Across the world, the pandemic has had a dramatic impact on how and where we consume food. In many countries, restaurants, bars, diners, and cafes have all been closed to dine-in customers. According to Kantar, this has led to out-of-home food consumption dropping by 30% globally between January and August of 2020, versus the same period in 2019.
As consumers have more and more restrictions placed upon them, the uncertainty that this brings to their purchasing habits is immense. BCG predicts that up to 35% of all food expenditure, a figure that totals around $2.5 trillion across the globe, is currently in flux as consumers experiment with new ways in which to enjoy food at home.
Food retail sales surge as restrictions increase
Consumers are now buying more food at the supermarket than ever before. In the latest 12-week UK grocery trading data from Kantar, food retail sales were up 12.2% versus the same period a year ago and an extra £1 billion was spent in January alone versus the same month in 2020. Such a significant increase in sales is to be expected as retailers have moved quickly to ramp up online capacity to meet surging consumer demand. But this investment into e-commerce is not being offset by as much as expected, pick rates in the UK giant Tesco are down 10-20%, with major inefficiencies harming profitability.
Alongside this, retailers have launched inventive new ranges in their Fresh and Ambient departments, as they look to capture consumers’ imagination with new and compelling food offerings. The proliferation of in-store ranges puts large amounts of pressure on supply chain execution, as retailers seek to ensure optimal product availability and velocity through their chain. This is something Tesco has done exceedingly well, with its December availability at record highs allowing it to delight customers and illustrate how critical in-store availability really is.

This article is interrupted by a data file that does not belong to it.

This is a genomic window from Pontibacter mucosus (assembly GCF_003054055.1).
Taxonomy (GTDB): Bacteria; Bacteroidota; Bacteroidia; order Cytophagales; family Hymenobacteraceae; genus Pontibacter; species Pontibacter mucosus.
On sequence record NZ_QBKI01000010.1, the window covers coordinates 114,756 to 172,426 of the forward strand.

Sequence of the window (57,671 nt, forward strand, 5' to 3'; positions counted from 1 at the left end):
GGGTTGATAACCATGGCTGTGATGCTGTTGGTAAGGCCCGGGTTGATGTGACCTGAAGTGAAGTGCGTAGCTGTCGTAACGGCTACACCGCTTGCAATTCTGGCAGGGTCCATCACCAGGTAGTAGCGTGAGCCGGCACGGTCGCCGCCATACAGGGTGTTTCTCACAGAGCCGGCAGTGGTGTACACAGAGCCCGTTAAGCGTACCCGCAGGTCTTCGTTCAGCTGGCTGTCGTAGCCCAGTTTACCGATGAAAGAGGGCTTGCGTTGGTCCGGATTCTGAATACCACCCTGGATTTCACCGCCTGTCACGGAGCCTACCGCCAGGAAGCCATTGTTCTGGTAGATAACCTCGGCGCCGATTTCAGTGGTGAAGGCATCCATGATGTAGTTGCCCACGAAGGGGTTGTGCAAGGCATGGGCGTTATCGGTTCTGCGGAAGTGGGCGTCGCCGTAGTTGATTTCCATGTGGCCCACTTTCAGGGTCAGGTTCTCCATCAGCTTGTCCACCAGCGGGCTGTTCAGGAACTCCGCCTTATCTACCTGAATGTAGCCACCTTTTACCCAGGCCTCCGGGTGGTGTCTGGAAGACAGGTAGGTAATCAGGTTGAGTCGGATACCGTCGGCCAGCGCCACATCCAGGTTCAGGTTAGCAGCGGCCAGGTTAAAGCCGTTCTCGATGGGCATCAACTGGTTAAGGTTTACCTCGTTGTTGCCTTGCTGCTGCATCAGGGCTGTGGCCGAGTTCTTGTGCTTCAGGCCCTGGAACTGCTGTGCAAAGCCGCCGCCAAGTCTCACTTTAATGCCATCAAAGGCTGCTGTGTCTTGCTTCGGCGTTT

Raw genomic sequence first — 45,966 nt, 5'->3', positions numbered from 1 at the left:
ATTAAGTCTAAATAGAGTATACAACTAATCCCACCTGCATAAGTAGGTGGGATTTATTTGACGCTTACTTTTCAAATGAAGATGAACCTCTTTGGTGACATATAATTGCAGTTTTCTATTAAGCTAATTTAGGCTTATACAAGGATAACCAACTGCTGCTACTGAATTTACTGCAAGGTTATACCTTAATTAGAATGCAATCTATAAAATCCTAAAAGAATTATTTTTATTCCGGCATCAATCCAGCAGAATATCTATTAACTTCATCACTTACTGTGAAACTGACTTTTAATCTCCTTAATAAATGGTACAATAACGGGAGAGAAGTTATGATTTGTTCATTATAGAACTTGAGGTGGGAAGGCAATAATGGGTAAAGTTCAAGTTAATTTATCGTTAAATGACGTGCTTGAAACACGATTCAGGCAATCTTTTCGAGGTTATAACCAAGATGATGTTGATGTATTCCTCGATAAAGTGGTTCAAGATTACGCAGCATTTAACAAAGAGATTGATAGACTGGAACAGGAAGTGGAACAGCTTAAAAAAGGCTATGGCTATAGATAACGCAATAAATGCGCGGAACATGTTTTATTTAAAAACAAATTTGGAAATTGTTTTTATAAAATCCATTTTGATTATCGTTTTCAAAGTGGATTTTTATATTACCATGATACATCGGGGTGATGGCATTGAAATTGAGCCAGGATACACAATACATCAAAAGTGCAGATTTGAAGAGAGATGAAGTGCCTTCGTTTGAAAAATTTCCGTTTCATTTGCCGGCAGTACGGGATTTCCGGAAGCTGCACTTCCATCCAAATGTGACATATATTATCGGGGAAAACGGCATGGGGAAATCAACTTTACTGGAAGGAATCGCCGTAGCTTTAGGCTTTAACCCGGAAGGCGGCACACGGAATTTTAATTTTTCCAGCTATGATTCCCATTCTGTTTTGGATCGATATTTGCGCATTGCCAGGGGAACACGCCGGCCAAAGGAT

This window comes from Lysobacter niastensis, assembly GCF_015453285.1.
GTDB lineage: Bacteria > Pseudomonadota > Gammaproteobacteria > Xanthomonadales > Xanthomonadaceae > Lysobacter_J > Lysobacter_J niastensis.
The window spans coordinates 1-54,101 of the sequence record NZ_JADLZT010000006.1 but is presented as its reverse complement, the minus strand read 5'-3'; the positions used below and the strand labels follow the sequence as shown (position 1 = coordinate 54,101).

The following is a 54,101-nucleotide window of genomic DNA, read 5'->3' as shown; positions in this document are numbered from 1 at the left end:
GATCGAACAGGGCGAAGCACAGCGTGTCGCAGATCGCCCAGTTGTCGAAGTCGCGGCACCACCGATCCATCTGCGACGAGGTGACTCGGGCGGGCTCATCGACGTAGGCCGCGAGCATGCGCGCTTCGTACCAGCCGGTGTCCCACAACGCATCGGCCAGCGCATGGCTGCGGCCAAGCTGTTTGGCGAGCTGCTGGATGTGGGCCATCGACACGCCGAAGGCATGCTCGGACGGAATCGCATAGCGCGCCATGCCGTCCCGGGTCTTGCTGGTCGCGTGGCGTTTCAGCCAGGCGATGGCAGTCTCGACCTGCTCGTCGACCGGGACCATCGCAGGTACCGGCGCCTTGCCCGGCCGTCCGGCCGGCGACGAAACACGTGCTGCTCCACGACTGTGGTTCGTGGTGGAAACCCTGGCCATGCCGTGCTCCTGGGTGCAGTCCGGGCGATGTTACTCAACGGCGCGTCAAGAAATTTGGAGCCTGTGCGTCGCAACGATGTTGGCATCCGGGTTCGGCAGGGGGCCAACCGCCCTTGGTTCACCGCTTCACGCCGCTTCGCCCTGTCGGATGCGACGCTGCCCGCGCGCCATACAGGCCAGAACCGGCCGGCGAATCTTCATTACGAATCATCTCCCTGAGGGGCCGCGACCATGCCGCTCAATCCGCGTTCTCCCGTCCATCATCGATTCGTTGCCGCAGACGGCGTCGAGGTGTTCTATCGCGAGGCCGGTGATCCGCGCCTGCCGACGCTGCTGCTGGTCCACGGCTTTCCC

Massive revenue growth for meal kit and takeaway services
Alongside supermarket sales growth, we have also seen the rapid emergence of meal kits from the fringes to the mainstream. The proposition of constantly evolving unique and fresh food delivered straight to your door every week all ordered through your phone has skyrocketed through the pandemic. HelloFresh has massively benefitted from this change in consumer behavior, doubling its revenue from July to September of 2020. HelloFresh became so popular amongst consumers, that they had to close their service to new customers for a month as they worked night and day to scale enough to meet surging demand.
But many consumers still crave a food occasion and one of the major benefactors of the pandemic’s tailwinds has been takeaway food. If consumers are unable to dine in at their favorite restaurants, they want to take out wherever possible. The international food delivery group, Just Eat, recorded a 44% increase in revenues during the first half of 2020. In case we needed a further illustration of how popular takeaways have become, we only need look at American food delivery app, DoorDash, whose IPO in October soared to a market value of $60 billion, an 86% increase in their initial price, on revenues of $4.4 billion.
There is no doubt that many consumers have fallen back in love with their local supermarket as a source of normality, a distraction even, during lockdown times. However, many of them have also been introduced to competitive concepts which had previously enjoyed only minimal exposure and market penetration from meal kits to food delivery at scale.
I am unsure whether these behaviors will become the norm post-pandemic, but one thing that all propositions will have in common is the need for executional excellence, whether ensuring product availability in-store or saving seconds through takeaway delivery logistics. There is still huge opportunity for these businesses to scale and to do so more profitably than they did in 2020.